Some things missing from the other answers.
Step1. Don't use Macros. From your other posts here I'm assuming you are very new to 6502. In the "One must crawl before they can walk", macros are "Running with scissors". I call them Mermaids, you need to be able to look at a macro and see through it, be able to write the code that it writes for you. I know they are lovely and make the code faster and neater and oh so handy... they will eat you alive! Every time you use a Macro you must give it a long hard stare and say "will this bite me", and the way you learn this is by writing the code behind them each time again and again and again and again and again.. then in say 1.5 years from now you will be able to start using them, because by then you will have written all the code pieces so many times, you will be able to do it by rote and when you slap down a nice macro you will be able to read the code in the macro as you scan your code. However even then you will still made the odd stupid mistake with them..
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; code in here doesn't really matter
; end of main macro code
; start of macro local variables
@macrovar1: .byte #$00
@macrovar2: .byte #$00
Macros are not standard, each assembler does it in its own way. So this may make a unique instance of each macrovar per use of the macro. Which may or may not eat RAM like no tomorrow and force you in to a massive rework at some point, even on a C64 where you have an insane 64K of contiguous RAM. You may also use it so much that the assembler runs out of the 2K on the NES and enters into mapping them in the RAM Mirror trashing other memory locations
Your assembler may only make one instance of the vars due to how it instances and sorts it macro code so all instances of the macro only use 1 set. Sounds great, what could possibly go wrong...
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..more normal code
...more ISR code
Can we spot the horrible bug waiting to happen??? What if the interrupt just so happens to fire during somewhere in the middle of #myMacro, then the #myMacro in the ISR happens, TRASHES some var inside the macro and boy do you have a fun bug to trace...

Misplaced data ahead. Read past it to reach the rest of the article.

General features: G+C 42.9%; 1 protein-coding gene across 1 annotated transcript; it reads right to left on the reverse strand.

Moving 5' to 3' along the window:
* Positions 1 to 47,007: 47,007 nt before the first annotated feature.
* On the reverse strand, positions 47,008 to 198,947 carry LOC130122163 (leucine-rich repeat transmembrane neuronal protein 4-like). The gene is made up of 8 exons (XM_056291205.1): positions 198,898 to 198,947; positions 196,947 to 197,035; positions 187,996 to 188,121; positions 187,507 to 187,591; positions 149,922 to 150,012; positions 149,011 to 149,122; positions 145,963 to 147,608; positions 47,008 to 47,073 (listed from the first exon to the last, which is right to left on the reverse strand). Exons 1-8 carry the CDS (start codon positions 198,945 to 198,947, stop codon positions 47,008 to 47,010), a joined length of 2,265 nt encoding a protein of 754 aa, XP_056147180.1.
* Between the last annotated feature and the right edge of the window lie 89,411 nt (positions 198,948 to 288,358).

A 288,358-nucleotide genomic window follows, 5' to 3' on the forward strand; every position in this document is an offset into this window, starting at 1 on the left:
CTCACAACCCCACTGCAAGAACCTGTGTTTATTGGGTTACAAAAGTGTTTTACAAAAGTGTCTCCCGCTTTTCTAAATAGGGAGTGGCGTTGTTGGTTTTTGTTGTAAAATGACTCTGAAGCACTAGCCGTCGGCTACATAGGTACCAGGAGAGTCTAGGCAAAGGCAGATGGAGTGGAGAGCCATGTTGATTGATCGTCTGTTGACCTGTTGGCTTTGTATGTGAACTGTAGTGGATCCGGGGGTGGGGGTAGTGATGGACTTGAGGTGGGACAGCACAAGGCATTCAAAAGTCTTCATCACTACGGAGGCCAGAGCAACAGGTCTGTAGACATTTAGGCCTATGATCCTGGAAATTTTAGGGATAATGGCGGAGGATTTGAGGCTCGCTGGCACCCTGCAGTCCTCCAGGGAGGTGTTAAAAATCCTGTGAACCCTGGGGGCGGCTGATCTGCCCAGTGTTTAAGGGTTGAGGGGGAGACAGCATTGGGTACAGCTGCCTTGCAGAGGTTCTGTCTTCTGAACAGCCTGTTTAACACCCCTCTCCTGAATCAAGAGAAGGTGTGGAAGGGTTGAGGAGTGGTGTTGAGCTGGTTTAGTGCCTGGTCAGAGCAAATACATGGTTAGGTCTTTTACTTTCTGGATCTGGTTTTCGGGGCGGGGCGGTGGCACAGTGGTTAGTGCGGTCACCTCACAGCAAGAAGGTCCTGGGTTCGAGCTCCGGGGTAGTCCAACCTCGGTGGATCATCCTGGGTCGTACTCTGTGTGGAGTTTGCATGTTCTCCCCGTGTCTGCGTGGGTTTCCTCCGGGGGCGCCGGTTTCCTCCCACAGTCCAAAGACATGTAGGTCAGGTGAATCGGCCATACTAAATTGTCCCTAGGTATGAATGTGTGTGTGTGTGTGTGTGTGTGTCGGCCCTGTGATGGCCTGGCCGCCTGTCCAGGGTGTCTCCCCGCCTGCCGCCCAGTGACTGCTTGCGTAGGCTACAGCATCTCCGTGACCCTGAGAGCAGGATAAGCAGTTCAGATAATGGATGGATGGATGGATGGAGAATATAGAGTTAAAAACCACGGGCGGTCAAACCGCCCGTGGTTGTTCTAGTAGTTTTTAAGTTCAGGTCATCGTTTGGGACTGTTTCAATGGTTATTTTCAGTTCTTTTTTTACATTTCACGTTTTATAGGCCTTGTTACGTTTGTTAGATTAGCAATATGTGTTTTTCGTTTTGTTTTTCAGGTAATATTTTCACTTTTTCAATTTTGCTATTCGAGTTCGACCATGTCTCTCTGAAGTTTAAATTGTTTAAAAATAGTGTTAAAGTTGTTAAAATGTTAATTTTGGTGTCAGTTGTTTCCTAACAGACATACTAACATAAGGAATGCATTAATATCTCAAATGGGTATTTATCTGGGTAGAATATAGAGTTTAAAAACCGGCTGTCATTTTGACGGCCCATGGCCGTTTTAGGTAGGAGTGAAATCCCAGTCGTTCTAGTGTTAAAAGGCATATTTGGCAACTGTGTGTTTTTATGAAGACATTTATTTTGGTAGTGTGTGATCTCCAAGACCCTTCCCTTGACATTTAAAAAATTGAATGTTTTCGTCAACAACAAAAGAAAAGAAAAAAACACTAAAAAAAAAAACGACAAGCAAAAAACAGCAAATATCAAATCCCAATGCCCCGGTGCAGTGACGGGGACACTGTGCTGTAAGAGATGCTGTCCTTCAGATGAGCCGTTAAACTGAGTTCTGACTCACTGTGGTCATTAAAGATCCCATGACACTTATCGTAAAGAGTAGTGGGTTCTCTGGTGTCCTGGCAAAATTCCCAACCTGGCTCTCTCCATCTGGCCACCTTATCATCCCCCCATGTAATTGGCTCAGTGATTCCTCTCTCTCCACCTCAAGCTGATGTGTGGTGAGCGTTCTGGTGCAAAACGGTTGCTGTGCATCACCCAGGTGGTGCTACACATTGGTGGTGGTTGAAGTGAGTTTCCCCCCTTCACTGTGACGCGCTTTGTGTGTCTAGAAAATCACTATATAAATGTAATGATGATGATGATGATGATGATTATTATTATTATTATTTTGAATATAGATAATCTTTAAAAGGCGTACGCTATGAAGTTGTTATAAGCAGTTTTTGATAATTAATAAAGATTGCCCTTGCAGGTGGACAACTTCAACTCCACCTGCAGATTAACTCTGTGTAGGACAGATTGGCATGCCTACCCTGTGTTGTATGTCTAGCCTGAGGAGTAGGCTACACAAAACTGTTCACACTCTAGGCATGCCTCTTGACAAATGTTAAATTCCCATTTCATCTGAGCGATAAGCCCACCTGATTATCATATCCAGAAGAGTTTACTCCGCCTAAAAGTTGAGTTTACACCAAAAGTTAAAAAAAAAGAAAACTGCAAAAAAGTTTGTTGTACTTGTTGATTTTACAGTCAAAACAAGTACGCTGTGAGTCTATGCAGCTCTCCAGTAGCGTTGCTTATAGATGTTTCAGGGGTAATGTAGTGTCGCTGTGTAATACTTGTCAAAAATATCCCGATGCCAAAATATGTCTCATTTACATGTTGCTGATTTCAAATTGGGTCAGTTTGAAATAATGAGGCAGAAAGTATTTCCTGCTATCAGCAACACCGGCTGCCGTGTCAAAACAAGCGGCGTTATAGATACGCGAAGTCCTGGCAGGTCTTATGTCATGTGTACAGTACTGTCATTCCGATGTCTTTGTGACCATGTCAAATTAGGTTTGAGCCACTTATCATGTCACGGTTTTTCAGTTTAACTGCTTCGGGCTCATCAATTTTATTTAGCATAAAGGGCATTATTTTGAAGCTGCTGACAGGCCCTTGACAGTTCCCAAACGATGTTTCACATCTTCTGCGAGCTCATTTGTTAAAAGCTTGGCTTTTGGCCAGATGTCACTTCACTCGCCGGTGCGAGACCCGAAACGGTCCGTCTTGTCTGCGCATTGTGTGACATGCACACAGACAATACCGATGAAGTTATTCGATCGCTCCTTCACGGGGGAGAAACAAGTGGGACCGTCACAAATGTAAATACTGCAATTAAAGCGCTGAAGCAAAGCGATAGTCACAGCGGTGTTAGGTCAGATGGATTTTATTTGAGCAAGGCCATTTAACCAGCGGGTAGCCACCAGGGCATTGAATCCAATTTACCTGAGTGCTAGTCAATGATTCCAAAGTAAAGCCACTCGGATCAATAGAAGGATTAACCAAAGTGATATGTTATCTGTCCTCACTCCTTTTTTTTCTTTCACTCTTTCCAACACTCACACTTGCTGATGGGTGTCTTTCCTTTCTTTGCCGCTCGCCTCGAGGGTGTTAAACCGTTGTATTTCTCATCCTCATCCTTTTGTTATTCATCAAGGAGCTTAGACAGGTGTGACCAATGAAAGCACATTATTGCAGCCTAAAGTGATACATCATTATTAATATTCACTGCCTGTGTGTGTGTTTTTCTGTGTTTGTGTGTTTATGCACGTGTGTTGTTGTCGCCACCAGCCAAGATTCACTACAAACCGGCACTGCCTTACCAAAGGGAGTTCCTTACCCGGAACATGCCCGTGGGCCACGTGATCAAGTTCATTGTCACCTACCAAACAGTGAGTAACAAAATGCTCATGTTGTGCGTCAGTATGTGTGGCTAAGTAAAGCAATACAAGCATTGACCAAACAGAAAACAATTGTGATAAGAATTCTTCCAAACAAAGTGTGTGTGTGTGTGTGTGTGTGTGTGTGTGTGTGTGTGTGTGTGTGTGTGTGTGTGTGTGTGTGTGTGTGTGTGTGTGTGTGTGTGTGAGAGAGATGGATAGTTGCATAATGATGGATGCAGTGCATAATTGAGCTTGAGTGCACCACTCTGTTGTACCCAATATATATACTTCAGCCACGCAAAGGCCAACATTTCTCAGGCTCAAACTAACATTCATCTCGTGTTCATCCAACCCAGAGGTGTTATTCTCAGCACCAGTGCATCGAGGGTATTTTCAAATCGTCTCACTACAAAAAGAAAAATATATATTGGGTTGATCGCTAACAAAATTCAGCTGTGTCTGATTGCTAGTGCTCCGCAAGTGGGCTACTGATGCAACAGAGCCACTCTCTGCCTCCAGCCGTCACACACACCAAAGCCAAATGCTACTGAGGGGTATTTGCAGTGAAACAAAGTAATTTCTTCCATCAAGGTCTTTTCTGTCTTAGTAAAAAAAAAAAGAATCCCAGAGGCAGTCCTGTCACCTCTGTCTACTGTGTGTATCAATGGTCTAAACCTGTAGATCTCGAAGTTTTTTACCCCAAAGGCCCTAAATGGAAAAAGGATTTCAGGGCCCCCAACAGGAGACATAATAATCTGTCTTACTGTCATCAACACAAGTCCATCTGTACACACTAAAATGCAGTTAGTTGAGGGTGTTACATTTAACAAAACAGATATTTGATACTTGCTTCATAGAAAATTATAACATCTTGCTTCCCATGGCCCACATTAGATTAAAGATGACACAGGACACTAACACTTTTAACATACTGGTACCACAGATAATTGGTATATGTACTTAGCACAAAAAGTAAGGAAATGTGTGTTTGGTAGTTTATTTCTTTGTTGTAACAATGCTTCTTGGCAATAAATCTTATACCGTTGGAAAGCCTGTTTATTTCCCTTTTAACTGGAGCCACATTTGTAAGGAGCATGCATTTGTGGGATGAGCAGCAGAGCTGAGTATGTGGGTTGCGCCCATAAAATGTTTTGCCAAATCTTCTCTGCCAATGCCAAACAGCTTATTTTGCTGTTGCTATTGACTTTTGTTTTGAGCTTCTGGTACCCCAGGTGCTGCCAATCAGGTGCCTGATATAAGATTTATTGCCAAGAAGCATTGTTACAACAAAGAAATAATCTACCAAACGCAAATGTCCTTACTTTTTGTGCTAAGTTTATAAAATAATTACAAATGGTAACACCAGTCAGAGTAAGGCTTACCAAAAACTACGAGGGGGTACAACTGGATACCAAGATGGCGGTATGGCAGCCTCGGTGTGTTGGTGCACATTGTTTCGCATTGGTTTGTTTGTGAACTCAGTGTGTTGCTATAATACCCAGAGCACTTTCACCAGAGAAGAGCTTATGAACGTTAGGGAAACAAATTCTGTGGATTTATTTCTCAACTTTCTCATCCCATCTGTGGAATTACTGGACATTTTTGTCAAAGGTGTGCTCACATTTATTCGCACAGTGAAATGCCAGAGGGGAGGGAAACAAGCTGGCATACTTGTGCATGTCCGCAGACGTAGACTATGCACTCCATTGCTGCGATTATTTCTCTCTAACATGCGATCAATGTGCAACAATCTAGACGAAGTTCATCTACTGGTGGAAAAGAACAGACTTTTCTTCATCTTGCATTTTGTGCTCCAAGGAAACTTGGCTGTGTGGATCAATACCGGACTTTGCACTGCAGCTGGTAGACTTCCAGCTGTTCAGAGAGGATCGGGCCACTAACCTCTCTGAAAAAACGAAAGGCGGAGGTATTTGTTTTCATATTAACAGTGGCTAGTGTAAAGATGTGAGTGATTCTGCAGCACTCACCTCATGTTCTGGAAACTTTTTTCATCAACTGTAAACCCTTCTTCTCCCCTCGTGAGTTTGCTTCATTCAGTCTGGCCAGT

They are mermaids, don't swim with them until you really really know what you are doing.
When I program on my C128 then using Macros really helps, as I can store them on a file in the disk and so they don't eat up my RAM, they make it slow to assemble but not slower than making 3 files to assemble at once. They also let me fit a LOT more code on my 25 line high screen. And Ctrl+C and Ctrl+V wasn't invented yet, although my editors do have copy and paste its clunky, I don't have a mouse and I don't have "search as I type" meaning, typing a Macro makes it so much easier for me. On a modern day pc with mouse, Ctrl+C, V and oh 1GB of RAM and Code folding. No need, that can assemble a whole 512K cart in 2 seconds, not a huge issue. My point is you don't need Macros yet, you can copy paste, use snippets and other modern tools to get the quality of life, without getting bitten.
However How do you stop functions from trashing things..
You can't welcome to Assembly.
Naming conventions may help as you form your "style", for example if you have a function that trashes x,y you may wish to name it such
myFunc_t123 ; trashes temp 1,2,3
Overtime however you will generate a coding style and you will learn to stick to it, where you will form your own conventions and this will mostly be shaped buy how many times and by what you get bitten by.